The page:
The European Commission voiced fears that the United States is capitulating to protectionist pressures to shield its shipbuilding industry from global competition.
The European Union's executive agency largely blames the United States for the collapse of negotiations in the Organization for Economic Cooperation and Development (OECD), which are aimed at bringing an end to shipbuilding subsidies.The United States, in an unexpected change of position, demanded that vessels financed by its export credit schemes be built in U.S. shipyards.
"The U.S. will have to show us it is not moving toward protectionism," a
commission official said.
The United States and the European Union had collectively squandered the chance of winning meaningful concessions from Japan and South Korea, the world's top two shipbuilding nations, to trim their shipyard subsidies, the official said.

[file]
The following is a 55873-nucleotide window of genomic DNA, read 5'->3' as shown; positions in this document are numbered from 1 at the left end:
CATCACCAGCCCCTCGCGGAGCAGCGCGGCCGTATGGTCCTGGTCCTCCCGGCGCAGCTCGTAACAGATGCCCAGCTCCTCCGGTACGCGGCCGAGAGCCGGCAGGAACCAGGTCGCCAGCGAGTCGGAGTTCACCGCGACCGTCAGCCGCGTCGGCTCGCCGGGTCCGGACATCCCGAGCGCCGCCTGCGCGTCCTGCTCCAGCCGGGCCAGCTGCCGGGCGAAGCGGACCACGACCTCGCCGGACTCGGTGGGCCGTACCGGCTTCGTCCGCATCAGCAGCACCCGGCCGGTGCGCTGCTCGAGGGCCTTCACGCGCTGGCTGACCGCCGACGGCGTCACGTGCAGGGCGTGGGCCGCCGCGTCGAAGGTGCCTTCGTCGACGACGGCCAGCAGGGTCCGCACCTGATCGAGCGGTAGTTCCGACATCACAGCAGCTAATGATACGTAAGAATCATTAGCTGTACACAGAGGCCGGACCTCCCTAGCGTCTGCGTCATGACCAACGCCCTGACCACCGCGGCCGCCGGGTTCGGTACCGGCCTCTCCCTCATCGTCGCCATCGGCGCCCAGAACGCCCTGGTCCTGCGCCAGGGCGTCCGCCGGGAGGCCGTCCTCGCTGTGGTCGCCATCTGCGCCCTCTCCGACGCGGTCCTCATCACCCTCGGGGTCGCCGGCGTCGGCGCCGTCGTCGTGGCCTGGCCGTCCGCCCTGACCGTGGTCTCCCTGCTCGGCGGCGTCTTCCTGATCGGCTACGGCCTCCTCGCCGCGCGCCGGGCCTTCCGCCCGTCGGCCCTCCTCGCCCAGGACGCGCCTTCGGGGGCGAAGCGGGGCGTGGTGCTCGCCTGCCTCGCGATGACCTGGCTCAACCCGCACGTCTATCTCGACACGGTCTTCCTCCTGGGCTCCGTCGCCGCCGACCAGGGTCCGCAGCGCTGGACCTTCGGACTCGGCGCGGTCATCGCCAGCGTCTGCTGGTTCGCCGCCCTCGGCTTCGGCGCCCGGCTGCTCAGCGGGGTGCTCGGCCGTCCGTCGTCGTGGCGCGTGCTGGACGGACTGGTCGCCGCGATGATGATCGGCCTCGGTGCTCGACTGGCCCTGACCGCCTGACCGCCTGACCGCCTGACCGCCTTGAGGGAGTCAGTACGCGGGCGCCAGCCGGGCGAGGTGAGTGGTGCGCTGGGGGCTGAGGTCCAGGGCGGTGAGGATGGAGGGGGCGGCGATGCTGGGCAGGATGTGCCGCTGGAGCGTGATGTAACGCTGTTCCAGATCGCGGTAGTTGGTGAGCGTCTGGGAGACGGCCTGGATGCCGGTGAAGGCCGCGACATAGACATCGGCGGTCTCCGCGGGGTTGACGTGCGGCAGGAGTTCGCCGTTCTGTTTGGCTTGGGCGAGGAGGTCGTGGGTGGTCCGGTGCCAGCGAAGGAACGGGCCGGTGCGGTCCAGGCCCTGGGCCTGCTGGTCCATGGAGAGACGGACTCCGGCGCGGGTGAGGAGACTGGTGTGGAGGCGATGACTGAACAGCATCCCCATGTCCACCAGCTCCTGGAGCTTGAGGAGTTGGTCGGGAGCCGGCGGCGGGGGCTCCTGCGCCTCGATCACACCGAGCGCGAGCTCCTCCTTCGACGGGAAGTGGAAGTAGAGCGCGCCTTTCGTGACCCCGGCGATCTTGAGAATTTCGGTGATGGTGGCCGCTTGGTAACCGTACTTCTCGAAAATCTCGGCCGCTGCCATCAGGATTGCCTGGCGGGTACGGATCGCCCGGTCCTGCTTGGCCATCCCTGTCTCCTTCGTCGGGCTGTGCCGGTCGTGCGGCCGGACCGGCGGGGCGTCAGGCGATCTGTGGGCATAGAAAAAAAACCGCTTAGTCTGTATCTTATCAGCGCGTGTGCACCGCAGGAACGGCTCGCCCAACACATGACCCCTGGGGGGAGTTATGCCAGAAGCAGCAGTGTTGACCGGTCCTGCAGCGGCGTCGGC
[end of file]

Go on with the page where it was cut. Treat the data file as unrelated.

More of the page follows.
The commission also is concerned about the impact of the Gibbons Bill, which will penalize ships calling at U.S. ports if they have been built with ''unfair" subsidies.
The commission official declined to comment on the likely EU response if its ships are targeted.
The EU has steadily cut the ceiling on shipyard subsidies from 28 percent to 9 percent of the value of oceangoing vessels, and has offered to outlaw all handouts if other shipbuilding nations scrap their aid policies.
But following the stalemate in the OECD talks, the commission, which negotiates on behalf of the 12 EU member states, likely will come under
pressure from the Mediterranean countries to relax its subsidy regulations.
Finland, one of the leading builders of luxury cruise vessels, and Norway, will be subject to the EU's subsidy ceiling beginning Jan. 1, 1995, should those countries enter the union on that date as planned.
The EU remains divided over whether to push for the abolition of the U.S. Jones Act, which reserves coastal shipping in the United States to U.S.-built vessels, as part of a global accord on subsidies.
France, Italy and Spain are pushing hard for a repeal of the Jones Act, while other EU states say they can live with it.
Hopes for ending the stalemate in talks depend on a report being prepared by Staffan Sohlman, Sweden's Ambassador to the OECD and chairman of the negotiations.